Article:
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Influence of Pregnancy Weight on Maternal and Child Health: Workshop Report FIGURE 2-1 Prevalence (%) of obesity among nonpregnant U.S. women, ages 20– 39. Obesity is defined as a body mass index of greater than 30.0. SOURCE: Flegal et al. (2002) and Ogden et al. (2006). FIGURE 2-2 Prevalence (%) of overweight among nonpregnant U.S. adolescents, ages 12–19. Overweight is defined as greater than or equal to the 95th percentile of body mass index based on gender and age. SOURCE: Ogden et al. (2002, 2006). American girls, and 25 percent for non-Hispanic black girls (Ogden et al., 2006). Figure 2-4 summarizes these prevalence rates for overweight in adolescent women (ages 12–19). No nationally representative data exist for other minority populations, such as non-Mexican Hispanic, American Indian, Alaskan Native, and Asian women.

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Influence of Pregnancy Weight on Maternal and Child Health: Workshop Report FIGURE 2-3 Prevalence (%) of obesity among U.S. nonpregnant women, ages 20– 39, by race/ethnicity, 2003–2004. Obesity is defined as a body mass index of greater than 30.0. SOURCE: Ogden et al. (2006). FIGURE 2-4 Prevalence (%) of overweight among U.S. nonpregnant women, ages 12–19, by race/ethnicity, 2003–2004. Overweight is defined as greater than or equal to the 95th percentile of body mass index based on gender and age. SOURCE: Ogden et al. (2006).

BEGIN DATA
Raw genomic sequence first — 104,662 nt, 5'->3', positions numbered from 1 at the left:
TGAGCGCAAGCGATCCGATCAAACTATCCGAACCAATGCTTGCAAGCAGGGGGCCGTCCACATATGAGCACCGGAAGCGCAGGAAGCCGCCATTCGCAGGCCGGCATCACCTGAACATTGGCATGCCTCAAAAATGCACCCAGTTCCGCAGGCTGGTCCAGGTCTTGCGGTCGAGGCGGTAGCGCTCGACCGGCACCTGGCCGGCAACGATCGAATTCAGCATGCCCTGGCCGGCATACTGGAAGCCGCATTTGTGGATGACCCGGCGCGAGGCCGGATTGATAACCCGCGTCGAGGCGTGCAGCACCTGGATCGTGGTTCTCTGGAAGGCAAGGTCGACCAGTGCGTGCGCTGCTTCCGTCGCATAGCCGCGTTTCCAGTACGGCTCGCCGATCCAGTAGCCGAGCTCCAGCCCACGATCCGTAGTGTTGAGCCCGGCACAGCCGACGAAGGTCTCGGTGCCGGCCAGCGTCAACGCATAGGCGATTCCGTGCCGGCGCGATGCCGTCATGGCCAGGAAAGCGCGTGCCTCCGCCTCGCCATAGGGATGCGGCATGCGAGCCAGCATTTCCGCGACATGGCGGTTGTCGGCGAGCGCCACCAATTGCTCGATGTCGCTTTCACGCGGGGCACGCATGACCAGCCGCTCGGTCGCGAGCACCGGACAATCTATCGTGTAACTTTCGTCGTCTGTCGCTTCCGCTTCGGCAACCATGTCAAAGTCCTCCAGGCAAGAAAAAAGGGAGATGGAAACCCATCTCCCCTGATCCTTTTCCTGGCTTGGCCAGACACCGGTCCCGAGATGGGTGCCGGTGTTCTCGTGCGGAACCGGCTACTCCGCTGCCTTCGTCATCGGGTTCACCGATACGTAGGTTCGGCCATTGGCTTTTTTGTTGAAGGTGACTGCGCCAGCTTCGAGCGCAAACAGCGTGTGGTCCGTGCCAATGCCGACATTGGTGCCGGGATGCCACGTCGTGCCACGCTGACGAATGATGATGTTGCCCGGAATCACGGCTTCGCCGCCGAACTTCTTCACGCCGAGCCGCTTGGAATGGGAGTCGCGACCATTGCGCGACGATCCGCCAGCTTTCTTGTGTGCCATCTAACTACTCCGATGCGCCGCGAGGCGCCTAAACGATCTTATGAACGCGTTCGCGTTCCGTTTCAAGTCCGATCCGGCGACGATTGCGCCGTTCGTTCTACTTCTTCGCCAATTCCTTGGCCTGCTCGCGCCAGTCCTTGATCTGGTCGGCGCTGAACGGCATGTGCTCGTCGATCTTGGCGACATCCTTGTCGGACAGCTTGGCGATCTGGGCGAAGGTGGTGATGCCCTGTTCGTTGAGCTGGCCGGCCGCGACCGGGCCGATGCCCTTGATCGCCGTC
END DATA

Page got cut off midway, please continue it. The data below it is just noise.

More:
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Influence of Pregnancy Weight on Maternal and Child Health: Workshop Report PREPREGNANCY WEIGHT Cogswell and Dietz observed that two sets of criteria exist for categorizing pregnancy weight status: the criteria of the 1990 Institute of Medicine (IOM) report and the 1998 criteria of the National Heart, Lung, and Blood Institute (NHLBI) (see Table 2-1). Studies that examined the association between prepregnancy BMI and maternal morbidity and mortality frequently classify prepregnant weight status by the IOM or NHLBI criteria. These variations in the classification criteria have several ramifications, which can be seen in studies that draw on data from the Pregnancy and Nutrition Surveillance System (PNSS), a national database based on information about low-income women from 25 states and 6 tribal agencies. Estimates of the prevalence of underweight according to the IOM criteria using these data are more than twice the prevalence rates based on the NHLBI criteria. The prevalence of overweight is 40 percent lower and the prevalence of obesity is just slightly higher using IOM criteria. The prevalence of prepregnancy underweight using IOM criteria has declined from 22 percent in 1983 to about 12 percent in 2004, whereas the prevalence of overweight has increased from 24 percent in 1983 to 43 percent in 2004 (Centers for Disease Control and Prevention, 2006; see Figure 2-5). GESTATIONAL WEIGHT GAIN The recommendations of the 1990 IOM report specify weight gain ranges during pregnancy for singleton term births based on prepregnancy BMI (Table 2-2). National birth certificate data include maternal weight. However, data allow for a comparison between very low gestational weight gain groups (less than 15 lbs.) and very high gestational weight gain groups TABLE 2-1 Criteria for Classifications of Prepregnancy Weight Status   IOM (1990) Body Mass Index NHLBI (1998) Body Mass Index Underweight <19.8 <18.5 Normal 19.8–26.0 18.5–24.9 Overweight >26.0–29.0 25.0–29.9 Obese >29.0 30.0+ SOURCE: Institute of Medicine (1990); National Heart, Lung, and Blood Institute (1998).